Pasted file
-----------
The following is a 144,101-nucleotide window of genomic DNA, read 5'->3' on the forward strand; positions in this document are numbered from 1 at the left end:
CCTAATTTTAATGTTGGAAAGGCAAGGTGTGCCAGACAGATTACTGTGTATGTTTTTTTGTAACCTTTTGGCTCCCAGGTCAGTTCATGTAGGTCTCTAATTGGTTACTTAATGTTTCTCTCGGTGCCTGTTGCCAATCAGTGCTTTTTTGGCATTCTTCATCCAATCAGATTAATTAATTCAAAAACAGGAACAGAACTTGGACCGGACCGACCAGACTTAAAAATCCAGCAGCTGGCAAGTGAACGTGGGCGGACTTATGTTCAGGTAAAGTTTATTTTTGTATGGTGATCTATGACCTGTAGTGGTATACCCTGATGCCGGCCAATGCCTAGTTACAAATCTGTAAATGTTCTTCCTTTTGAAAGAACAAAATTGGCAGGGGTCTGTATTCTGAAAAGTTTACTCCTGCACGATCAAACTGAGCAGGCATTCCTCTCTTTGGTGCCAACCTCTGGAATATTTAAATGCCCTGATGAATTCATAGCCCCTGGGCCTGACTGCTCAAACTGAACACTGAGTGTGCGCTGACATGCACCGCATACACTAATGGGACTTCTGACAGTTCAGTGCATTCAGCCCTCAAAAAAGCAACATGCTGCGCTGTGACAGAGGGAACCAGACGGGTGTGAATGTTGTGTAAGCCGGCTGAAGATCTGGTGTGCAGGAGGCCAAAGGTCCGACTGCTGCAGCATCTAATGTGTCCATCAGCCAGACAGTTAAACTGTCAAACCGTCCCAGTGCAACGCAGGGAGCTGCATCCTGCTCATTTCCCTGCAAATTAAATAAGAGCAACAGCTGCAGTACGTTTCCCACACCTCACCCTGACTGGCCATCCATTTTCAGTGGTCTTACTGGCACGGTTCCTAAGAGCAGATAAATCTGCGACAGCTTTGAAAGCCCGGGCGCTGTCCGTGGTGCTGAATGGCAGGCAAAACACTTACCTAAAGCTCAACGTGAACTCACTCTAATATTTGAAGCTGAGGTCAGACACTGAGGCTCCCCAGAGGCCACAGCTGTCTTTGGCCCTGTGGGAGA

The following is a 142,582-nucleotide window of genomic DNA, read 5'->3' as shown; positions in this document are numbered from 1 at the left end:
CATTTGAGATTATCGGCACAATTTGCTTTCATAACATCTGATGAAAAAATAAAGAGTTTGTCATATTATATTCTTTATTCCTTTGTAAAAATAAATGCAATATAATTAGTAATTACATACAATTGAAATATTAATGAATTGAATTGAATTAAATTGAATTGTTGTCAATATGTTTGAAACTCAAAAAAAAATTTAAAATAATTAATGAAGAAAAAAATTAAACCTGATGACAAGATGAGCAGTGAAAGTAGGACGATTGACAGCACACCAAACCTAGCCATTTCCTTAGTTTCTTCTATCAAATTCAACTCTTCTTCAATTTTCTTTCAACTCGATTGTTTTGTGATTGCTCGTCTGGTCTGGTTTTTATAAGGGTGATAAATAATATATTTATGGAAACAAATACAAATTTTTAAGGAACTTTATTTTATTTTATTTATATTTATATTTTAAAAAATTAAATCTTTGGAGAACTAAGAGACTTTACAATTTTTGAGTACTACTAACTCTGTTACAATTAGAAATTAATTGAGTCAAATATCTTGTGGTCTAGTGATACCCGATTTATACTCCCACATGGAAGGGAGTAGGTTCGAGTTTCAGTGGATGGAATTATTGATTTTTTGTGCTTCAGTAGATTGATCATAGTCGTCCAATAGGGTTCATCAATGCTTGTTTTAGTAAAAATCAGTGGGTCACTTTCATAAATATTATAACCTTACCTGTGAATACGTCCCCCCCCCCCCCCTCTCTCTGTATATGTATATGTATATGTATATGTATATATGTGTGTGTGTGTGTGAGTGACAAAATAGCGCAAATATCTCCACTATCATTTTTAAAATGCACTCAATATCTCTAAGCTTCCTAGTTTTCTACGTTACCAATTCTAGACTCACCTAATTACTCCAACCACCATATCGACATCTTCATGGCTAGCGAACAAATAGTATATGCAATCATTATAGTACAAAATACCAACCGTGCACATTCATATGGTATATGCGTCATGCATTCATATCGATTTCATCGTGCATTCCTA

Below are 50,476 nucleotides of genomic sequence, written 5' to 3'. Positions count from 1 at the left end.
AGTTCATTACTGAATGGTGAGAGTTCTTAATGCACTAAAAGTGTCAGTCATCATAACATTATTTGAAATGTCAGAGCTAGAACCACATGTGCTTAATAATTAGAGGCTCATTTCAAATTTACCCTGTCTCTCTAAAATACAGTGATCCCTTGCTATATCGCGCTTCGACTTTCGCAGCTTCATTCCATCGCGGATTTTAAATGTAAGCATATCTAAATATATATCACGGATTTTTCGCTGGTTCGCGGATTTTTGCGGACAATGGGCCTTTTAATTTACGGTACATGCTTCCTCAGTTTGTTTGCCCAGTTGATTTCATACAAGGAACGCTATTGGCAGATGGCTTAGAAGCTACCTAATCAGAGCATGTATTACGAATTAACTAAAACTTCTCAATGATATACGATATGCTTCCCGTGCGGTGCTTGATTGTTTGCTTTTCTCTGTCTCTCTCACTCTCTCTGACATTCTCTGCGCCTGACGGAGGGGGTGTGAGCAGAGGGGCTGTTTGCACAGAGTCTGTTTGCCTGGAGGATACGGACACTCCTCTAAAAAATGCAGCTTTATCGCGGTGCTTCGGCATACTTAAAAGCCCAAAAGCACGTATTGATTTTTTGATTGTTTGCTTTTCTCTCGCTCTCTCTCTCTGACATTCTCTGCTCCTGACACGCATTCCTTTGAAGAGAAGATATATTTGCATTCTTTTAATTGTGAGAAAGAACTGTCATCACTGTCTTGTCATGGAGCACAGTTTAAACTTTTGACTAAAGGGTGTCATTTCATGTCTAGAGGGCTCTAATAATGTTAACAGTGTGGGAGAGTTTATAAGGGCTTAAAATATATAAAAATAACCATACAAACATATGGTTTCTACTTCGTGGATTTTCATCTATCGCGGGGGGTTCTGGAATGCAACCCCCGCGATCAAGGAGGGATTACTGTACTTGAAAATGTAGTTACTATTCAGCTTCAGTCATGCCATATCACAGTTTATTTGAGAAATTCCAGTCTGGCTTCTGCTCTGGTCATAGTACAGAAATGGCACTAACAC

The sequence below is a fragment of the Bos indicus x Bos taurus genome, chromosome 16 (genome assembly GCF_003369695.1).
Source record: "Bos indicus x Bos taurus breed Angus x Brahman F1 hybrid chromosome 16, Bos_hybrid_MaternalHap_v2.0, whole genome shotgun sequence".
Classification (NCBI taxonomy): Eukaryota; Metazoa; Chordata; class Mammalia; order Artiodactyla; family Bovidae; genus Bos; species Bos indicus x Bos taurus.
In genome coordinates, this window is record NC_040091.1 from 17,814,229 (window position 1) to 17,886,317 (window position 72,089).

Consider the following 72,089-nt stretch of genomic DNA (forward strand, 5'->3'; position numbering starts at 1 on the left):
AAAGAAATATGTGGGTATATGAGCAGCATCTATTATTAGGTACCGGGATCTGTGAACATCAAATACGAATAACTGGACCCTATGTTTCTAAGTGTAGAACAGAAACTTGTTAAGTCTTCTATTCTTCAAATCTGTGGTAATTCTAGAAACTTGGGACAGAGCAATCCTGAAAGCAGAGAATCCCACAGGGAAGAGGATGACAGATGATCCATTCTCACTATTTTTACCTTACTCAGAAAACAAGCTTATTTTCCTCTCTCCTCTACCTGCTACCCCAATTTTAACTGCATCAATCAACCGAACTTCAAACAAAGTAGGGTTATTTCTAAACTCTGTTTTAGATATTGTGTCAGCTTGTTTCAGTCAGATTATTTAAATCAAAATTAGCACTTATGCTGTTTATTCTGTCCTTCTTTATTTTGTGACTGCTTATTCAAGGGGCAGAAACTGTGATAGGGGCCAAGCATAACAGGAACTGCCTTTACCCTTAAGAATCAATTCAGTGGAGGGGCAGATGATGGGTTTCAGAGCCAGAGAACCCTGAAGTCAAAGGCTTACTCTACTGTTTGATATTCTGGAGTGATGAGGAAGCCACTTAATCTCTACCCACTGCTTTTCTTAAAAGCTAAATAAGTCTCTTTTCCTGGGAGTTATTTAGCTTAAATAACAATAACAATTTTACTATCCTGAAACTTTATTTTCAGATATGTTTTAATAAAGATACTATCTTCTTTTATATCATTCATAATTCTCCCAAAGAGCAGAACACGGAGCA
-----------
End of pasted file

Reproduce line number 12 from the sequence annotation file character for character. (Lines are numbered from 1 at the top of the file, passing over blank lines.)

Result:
AAAGAAATATGTGGGTATATGAGCAGCATCTATTATTAGGTACCGGGATCTGTGAACATCAAATACGAATAACTGGACCCTATGTTTCTAAGTGTAGAACAGAAACTTGTTAAGTCTTCTATTCTTCAAATCTGTGGTAATTCTAGAAACTTGGGACAGAGCAATCCTGAAAGCAGAGAATCCCACAGGGAAGAGGATGACAGATGATCCATTCTCACTATTTTTACCTTACTCAGAAAACAAGCTTATTTTCCTCTCTCCTCTACCTGCTACCCCAATTTTAACTGCATCAATCAACCGAACTTCAAACAAAGTAGGGTTATTTCTAAACTCTGTTTTAGATATTGTGTCAGCTTGTTTCAGTCAGATTATTTAAATCAAAATTAGCACTTATGCTGTTTATTCTGTCCTTCTTTATTTTGTGACTGCTTATTCAAGGGGCAGAAACTGTGATAGGGGCCAAGCATAACAGGAACTGCCTTTACCCTTAAGAATCAATTCAGTGGAGGGGCAGATGATGGGTTTCAGAGCCAGAGAACCCTGAAGTCAAAGGCTTACTCTACTGTTTGATATTCTGGAGTGATGAGGAAGCCACTTAATCTCTACCCACTGCTTTTCTTAAAAGCTAAATAAGTCTCTTTTCCTGGGAGTTATTTAGCTTAAATAACAATAACAATTTTACTATCCTGAAACTTTATTTTCAGATATGTTTTAATAAAGATACTATCTTCTTTTATATCATTCATAATTCTCCCAAAGAGCAGAACACGGAGCA